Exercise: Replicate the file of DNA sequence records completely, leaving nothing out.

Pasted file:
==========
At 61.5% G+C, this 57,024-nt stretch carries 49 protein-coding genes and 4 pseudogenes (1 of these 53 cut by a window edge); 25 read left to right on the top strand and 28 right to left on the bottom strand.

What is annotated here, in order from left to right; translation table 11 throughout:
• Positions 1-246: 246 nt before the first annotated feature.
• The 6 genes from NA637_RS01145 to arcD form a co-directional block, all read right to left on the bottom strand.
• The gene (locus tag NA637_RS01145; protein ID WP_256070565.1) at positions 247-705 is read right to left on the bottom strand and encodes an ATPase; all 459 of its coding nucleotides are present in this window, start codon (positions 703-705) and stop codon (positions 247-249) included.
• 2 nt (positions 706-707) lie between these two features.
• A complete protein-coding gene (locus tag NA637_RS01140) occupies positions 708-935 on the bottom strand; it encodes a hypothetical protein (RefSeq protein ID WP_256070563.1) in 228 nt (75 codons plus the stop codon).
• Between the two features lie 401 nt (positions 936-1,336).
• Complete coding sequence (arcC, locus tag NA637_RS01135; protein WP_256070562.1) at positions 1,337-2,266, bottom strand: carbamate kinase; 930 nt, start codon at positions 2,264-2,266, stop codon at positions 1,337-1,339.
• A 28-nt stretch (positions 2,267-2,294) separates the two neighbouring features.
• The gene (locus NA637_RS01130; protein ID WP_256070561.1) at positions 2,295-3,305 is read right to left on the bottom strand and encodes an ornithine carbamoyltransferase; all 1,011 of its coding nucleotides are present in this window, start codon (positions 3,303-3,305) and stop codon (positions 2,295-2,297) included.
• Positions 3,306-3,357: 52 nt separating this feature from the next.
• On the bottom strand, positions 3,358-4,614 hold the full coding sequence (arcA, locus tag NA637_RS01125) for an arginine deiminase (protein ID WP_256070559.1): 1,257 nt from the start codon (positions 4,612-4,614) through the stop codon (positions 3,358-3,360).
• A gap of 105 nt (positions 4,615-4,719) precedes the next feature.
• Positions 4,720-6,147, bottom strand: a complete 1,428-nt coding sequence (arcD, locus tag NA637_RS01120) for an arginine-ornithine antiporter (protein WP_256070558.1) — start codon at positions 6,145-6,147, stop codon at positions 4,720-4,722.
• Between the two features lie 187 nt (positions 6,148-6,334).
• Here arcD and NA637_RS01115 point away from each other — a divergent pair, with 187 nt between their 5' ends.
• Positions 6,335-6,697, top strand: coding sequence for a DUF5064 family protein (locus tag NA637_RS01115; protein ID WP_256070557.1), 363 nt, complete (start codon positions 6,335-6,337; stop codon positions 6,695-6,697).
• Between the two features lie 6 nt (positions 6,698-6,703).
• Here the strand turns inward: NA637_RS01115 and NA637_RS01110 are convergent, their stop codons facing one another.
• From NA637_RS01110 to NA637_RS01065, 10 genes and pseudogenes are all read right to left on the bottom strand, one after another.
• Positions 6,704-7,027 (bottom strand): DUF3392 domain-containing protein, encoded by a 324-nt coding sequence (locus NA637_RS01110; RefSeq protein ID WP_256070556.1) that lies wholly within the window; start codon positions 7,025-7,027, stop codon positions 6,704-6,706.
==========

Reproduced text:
At 61.5% G+C, this 57,024-nt stretch carries 49 protein-coding genes and 4 pseudogenes (1 of these 53 cut by a window edge); 25 read left to right on the top strand and 28 right to left on the bottom strand.

What is annotated here, in order from left to right; translation table 11 throughout:
• Positions 1-246: 246 nt before the first annotated feature.
• The 6 genes from NA637_RS01145 to arcD form a co-directional block, all read right to left on the bottom strand.
• The gene (locus tag NA637_RS01145; protein ID WP_256070565.1) at positions 247-705 is read right to left on the bottom strand and encodes an ATPase; all 459 of its coding nucleotides are present in this window, start codon (positions 703-705) and stop codon (positions 247-249) included.
• 2 nt (positions 706-707) lie between these two features.
• A complete protein-coding gene (locus tag NA637_RS01140) occupies positions 708-935 on the bottom strand; it encodes a hypothetical protein (RefSeq protein ID WP_256070563.1) in 228 nt (75 codons plus the stop codon).
• Between the two features lie 401 nt (positions 936-1,336).
• Complete coding sequence (arcC, locus tag NA637_RS01135; protein WP_256070562.1) at positions 1,337-2,266, bottom strand: carbamate kinase; 930 nt, start codon at positions 2,264-2,266, stop codon at positions 1,337-1,339.
• A 28-nt stretch (positions 2,267-2,294) separates the two neighbouring features.
• The gene (locus NA637_RS01130; protein ID WP_256070561.1) at positions 2,295-3,305 is read right to left on the bottom strand and encodes an ornithine carbamoyltransferase; all 1,011 of its coding nucleotides are present in this window, start codon (positions 3,303-3,305) and stop codon (positions 2,295-2,297) included.
• Positions 3,306-3,357: 52 nt separating this feature from the next.
• On the bottom strand, positions 3,358-4,614 hold the full coding sequence (arcA, locus tag NA637_RS01125) for an arginine deiminase (protein ID WP_256070559.1): 1,257 nt from the start codon (positions 4,612-4,614) through the stop codon (positions 3,358-3,360).
• A gap of 105 nt (positions 4,615-4,719) precedes the next feature.
• Positions 4,720-6,147, bottom strand: a complete 1,428-nt coding sequence (arcD, locus tag NA637_RS01120) for an arginine-ornithine antiporter (protein WP_256070558.1) — start codon at positions 6,145-6,147, stop codon at positions 4,720-4,722.
• Between the two features lie 187 nt (positions 6,148-6,334).
• Here arcD and NA637_RS01115 point away from each other — a divergent pair, with 187 nt between their 5' ends.
• Positions 6,335-6,697, top strand: coding sequence for a DUF5064 family protein (locus tag NA637_RS01115; protein ID WP_256070557.1), 363 nt, complete (start codon positions 6,335-6,337; stop codon positions 6,695-6,697).
• Between the two features lie 6 nt (positions 6,698-6,703).
• Here the strand turns inward: NA637_RS01115 and NA637_RS01110 are convergent, their stop codons facing one another.
• From NA637_RS01110 to NA637_RS01065, 10 genes and pseudogenes are all read right to left on the bottom strand, one after another.
• Positions 6,704-7,027 (bottom strand): DUF3392 domain-containing protein, encoded by a 324-nt coding sequence (locus NA637_RS01110; RefSeq protein ID WP_256070556.1) that lies wholly within the window; start codon positions 7,025-7,027, stop codon positions 6,704-6,706.